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Research by Cal Poly and UCSB professors part of plan to visit neighboring solar system

Skatebiker at English Wikipedia
The two bright stars are (left) Alpha Centauri and (right) Beta Centauri. The faint red star in the center of the red circle is Proxima Centauri.

There is a plan in the works to visit Alpha Centauri, the nearest star beyond our own Sun. It's a journey of some 25 trillion miles. 

The plan by Astrophysicist Stephen Hawking and Russian billionaire Yuri Milner was featured on NPR's Morning Edition on Wednesday.  

The Alpha Centauri star system is so far away that it would take thousands of years to get there with equipment we currently use for space travel. So, this team wants to use a technology being developed locally called a light sail.

UCSB Physicist Phillip Lubin and Cal Poly Statistician Gary Hughes are pioneers in the technology.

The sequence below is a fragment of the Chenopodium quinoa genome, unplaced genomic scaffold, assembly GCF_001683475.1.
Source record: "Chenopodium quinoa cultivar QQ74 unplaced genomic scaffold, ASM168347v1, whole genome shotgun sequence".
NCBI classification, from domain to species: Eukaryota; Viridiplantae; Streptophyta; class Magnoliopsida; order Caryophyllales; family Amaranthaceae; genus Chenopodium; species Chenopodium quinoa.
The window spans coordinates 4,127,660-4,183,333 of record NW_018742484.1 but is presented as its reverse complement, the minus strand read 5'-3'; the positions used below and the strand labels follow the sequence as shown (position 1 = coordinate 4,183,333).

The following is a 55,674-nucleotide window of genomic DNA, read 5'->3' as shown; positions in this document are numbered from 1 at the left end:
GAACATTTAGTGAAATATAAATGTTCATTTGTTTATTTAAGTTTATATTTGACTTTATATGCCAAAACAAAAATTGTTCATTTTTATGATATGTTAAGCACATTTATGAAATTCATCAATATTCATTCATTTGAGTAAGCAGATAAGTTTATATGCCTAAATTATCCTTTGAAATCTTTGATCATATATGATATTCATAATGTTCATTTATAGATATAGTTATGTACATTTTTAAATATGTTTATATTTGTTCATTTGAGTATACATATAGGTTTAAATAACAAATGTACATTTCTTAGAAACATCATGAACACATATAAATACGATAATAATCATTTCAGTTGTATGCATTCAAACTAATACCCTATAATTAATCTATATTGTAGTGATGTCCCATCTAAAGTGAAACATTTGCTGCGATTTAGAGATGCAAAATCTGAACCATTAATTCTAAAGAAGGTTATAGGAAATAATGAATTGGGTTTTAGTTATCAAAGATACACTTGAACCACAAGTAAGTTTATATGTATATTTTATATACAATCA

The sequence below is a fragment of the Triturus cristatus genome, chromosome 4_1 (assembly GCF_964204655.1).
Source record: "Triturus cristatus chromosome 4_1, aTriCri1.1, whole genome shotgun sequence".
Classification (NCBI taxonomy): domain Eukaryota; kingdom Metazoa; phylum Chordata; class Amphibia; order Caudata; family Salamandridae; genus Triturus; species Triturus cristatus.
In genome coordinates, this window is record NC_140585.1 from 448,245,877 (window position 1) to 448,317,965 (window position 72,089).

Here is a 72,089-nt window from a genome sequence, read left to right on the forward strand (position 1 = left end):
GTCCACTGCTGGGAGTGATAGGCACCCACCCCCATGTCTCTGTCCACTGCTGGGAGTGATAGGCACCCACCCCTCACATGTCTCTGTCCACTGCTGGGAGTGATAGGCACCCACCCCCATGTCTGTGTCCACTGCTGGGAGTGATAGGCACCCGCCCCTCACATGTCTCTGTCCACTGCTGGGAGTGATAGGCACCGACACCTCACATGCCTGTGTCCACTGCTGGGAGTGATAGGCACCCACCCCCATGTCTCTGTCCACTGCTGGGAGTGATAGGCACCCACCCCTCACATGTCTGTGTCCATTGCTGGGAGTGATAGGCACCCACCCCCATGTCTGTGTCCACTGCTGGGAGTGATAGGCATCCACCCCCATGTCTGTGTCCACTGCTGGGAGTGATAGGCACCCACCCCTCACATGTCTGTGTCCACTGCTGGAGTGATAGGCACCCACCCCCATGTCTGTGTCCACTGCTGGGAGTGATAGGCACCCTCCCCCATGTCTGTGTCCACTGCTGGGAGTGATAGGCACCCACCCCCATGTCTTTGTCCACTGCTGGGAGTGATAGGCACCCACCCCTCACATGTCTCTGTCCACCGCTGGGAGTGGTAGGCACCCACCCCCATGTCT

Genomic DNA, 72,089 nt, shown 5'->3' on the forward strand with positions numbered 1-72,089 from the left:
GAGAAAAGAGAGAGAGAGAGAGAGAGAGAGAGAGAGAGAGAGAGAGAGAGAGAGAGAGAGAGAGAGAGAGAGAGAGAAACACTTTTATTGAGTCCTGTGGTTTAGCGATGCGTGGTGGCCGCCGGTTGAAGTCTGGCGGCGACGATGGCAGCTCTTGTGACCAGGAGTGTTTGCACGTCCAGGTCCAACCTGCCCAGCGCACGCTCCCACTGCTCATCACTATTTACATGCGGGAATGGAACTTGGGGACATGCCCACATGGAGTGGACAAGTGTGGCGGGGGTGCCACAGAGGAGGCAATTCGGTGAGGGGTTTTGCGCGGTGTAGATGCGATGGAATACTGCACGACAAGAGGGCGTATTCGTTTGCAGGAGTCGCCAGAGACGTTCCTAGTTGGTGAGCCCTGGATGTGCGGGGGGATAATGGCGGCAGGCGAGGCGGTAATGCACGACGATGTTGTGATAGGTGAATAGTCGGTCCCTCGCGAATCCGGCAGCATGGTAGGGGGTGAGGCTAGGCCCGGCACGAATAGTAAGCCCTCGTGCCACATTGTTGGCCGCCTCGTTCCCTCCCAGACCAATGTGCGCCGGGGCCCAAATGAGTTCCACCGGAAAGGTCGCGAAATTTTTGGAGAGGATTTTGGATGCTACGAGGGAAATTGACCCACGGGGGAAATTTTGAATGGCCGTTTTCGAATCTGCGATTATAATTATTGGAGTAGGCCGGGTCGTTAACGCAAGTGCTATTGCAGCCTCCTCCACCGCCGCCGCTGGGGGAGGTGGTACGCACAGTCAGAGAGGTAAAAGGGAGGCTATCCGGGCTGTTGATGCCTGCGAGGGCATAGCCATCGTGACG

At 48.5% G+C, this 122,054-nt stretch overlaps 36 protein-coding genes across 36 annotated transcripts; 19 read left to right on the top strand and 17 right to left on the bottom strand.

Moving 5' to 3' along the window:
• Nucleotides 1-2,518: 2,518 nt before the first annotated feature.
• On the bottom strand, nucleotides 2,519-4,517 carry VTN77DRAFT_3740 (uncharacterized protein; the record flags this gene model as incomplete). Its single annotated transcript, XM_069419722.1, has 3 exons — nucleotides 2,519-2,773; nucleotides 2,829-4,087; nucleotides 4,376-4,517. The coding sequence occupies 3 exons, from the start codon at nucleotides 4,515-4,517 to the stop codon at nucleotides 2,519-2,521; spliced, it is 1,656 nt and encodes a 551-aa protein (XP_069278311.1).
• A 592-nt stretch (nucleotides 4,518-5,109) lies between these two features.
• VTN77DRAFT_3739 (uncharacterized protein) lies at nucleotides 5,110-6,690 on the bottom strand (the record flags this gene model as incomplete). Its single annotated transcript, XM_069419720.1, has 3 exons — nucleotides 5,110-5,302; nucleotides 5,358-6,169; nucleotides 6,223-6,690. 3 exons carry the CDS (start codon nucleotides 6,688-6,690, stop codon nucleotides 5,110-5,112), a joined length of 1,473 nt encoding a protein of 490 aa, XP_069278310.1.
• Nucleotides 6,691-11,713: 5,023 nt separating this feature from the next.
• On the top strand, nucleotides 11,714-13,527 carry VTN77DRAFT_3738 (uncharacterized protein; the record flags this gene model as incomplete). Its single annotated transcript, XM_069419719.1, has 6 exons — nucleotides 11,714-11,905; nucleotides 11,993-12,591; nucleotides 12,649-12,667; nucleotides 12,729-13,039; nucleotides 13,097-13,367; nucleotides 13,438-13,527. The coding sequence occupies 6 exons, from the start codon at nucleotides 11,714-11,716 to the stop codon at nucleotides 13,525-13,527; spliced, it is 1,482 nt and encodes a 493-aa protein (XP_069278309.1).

The approach would use an Earth-based laser beam to propel small silicon wafers attached to sails toward Alpha Centauri at a fifth the speed of light.

Gary Hughes says the approach could be used for any number of space missions, including the monumental one announced this week.

"You know if we want to study things in the outer solar system, it really takes a long time and a very complicated mission,' said Hughes. "With these smaller spacecraft, we could catch up and pass Voyager in a week."

The Voyager spacecraft Hughes refers to was launched nearly 30 years ago and has just reached an area of space beyond the influence of our sun.

Hughes said Wednesday that a laser could also be used to send information back to Earth once the space chips complete with mini cameras get to the Alpha Centauri solar system.

Hughes and Lubin just finished a NASA Phase I concepts grant (NIAC) this year to study this very topic. It was called "Deep In."

The team is hoping NASA will fund a Phase II of the project based on their Phase I report.